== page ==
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English definition of “future”

future

noun (TIME TO COME)    /ˈfjuː.tʃər/ US  /-tʃɚ/
the future [S] B1 a period of time that is to come: Sometimes I worry about the future. I wonder what the future holds for (= what will happen to) you and me. I'm sure at some point in the future I'll want a baby . We need to plan for the future. Do you plan to leave London in the distant future or the near future? I can see those two getting married in the not too distant future (= quite soon ).In the future and soon A2 language the form of a verb that you use when talking about something that will happen or exist : In the sentence 'Who will take care of the dog ?' the verb phrase 'will look ' is in the future.Verb forms, tenses and types of verbs C2 [C] what will happen to someone or something in the time that is to come: Torn apart by war , its economy virtually destroyed , this country now faces a very uncertain future. She's a very talented young singer , Mike , and I personally think she's got a great future ahead of her! The future isn't looking too rosy for these companies .In the future and soon B1 [S or U] the chance of continuing success or existence for something: With falling audiences , the future of this theatre is in doubt .Success and achievementsHigher and lower points of achievementFailures in future mainly UK (US usually in the future) B1 used at the beginning or end of a sentence in which there is a decision about a plan of action or a warning : Could you be more careful in future? In future I won't bother asking him out anywhere if he's just going to complain that he's bored ! In future I'm going to check every single piece of work that you do!Starting from a particular time Grammar:FutureThere is no future tense in English. We use several different ways to talk about the future. The most common are:Grammar:Future: be going to (I am going to work)Grammar:Be going to: formWe use be going to + the base form of the verb:Grammar:Be going to: usesBe going to is commonly used in informal styles.Grammar:Gonna (informal contexts)Grammar:Be going to or will?Will is often used in a similar way to be going to. Will is used when we are talking about something with absolute certainty. Be going to is used when we want to emphasise our decision or the evidence in the present:Grammar:Future: present continuous to talk about the future (I’m working tomorrow)The present continuous can refer to the future. It shows that we have already decided something and usually that we have already made a plan or arrangements:Grammar:Future: present simple to talk aboutthe future (I work tomorrow)The present simple is used to refer to events in the future which are certain because they are facts, or because there is a clear or fixed schedule or timetable:Grammar:Future: will and shallGrammar:Future continuous (I will be working)Grammar:Future continuous: formWe use will/shall + be + the -ing form of the verb.Grammar:Future continuous: useWe use the future continuous to refer to temporary actions and events that will be in progress at a particular time in the future:Grammar:Future in the pastWhen we talk about the past, we sometimes want to refer to something which was in the future at the time we were speaking. We use past verb forms to do this:Grammar:Future: other expressions to talk about the futureWe use a number of expressions with main verb be when we refer to the future, especially the immediate future.Grammar:Be about toWe use be about to + base form of the verb to refer to things that we expect to happen very soon. We often use it with just, for emphasis:Grammar:Be on the point ofWe can also use be on the point of + -ing form to refer to things that we expect to happen very soon. Be on the point of is similar to be just about to:Grammar:Be due toWe use be due to + base form of the verb to talk about things that are scheduled:Grammar:Be toBe to + base form of the verb has a number of meanings. It is rather formal.Grammar:Future: typical errorsWe don’t use the present continuous when we predict something:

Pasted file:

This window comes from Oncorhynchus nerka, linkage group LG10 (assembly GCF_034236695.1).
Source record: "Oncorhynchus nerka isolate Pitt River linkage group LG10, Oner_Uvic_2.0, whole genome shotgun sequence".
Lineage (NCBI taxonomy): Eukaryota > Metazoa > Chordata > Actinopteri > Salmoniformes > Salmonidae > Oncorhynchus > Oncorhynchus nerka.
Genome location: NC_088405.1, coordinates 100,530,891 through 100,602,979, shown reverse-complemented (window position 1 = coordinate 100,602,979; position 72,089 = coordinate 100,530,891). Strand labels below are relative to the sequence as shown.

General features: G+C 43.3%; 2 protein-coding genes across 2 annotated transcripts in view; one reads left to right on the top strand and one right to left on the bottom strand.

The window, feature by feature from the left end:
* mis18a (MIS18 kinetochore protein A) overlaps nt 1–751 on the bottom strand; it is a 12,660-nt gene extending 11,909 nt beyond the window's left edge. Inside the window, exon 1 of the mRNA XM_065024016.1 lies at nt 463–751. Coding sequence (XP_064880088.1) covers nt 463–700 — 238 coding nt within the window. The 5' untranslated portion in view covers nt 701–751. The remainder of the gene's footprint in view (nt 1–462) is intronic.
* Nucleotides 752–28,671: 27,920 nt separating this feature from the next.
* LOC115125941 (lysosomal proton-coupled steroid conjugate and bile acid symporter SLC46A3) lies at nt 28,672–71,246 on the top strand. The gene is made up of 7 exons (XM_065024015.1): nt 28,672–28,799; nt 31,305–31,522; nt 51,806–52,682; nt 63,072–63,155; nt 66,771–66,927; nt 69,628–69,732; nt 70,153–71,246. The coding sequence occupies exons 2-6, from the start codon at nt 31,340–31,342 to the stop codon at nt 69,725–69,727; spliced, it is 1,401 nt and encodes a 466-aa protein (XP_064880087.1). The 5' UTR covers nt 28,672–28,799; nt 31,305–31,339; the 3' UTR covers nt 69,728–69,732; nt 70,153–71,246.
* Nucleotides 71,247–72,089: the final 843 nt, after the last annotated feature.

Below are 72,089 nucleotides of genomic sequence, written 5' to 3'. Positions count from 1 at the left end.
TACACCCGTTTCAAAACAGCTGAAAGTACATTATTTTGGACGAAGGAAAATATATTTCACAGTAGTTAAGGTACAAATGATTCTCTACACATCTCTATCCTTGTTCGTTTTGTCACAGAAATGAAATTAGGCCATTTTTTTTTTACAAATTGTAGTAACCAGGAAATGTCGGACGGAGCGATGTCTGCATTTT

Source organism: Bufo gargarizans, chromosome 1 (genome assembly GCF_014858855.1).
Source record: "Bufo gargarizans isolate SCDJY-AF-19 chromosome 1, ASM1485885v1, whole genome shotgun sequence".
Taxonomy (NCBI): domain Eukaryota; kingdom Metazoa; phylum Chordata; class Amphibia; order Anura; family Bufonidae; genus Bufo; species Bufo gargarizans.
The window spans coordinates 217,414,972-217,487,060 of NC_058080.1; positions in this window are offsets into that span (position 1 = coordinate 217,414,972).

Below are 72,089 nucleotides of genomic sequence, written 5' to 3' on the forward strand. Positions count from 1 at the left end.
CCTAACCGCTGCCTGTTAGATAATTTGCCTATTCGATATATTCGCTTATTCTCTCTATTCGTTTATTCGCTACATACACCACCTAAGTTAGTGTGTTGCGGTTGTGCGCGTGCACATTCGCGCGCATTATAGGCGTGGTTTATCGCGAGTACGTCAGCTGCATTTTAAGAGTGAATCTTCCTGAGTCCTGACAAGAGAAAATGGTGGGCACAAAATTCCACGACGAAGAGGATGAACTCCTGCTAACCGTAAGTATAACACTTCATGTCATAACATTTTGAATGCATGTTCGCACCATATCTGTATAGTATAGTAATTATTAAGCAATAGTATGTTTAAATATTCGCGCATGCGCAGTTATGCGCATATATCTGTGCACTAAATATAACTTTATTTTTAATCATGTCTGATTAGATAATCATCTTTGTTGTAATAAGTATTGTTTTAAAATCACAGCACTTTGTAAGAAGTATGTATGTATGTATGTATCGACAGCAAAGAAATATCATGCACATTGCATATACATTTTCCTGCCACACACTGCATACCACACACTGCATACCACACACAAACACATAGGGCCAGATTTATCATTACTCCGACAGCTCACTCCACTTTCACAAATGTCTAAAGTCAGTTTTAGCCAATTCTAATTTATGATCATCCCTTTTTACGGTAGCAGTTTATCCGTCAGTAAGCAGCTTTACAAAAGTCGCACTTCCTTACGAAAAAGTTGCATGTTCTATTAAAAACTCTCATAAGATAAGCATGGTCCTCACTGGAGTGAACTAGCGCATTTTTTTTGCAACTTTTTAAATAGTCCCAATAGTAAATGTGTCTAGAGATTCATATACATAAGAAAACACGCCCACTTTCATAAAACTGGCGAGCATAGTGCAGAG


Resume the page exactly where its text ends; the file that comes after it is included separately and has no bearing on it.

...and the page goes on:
(Definition of future noun (TIME TO COME) from the Cambridge Advanced Learner's Dictionary & Thesaurus © Cambridge University Press)
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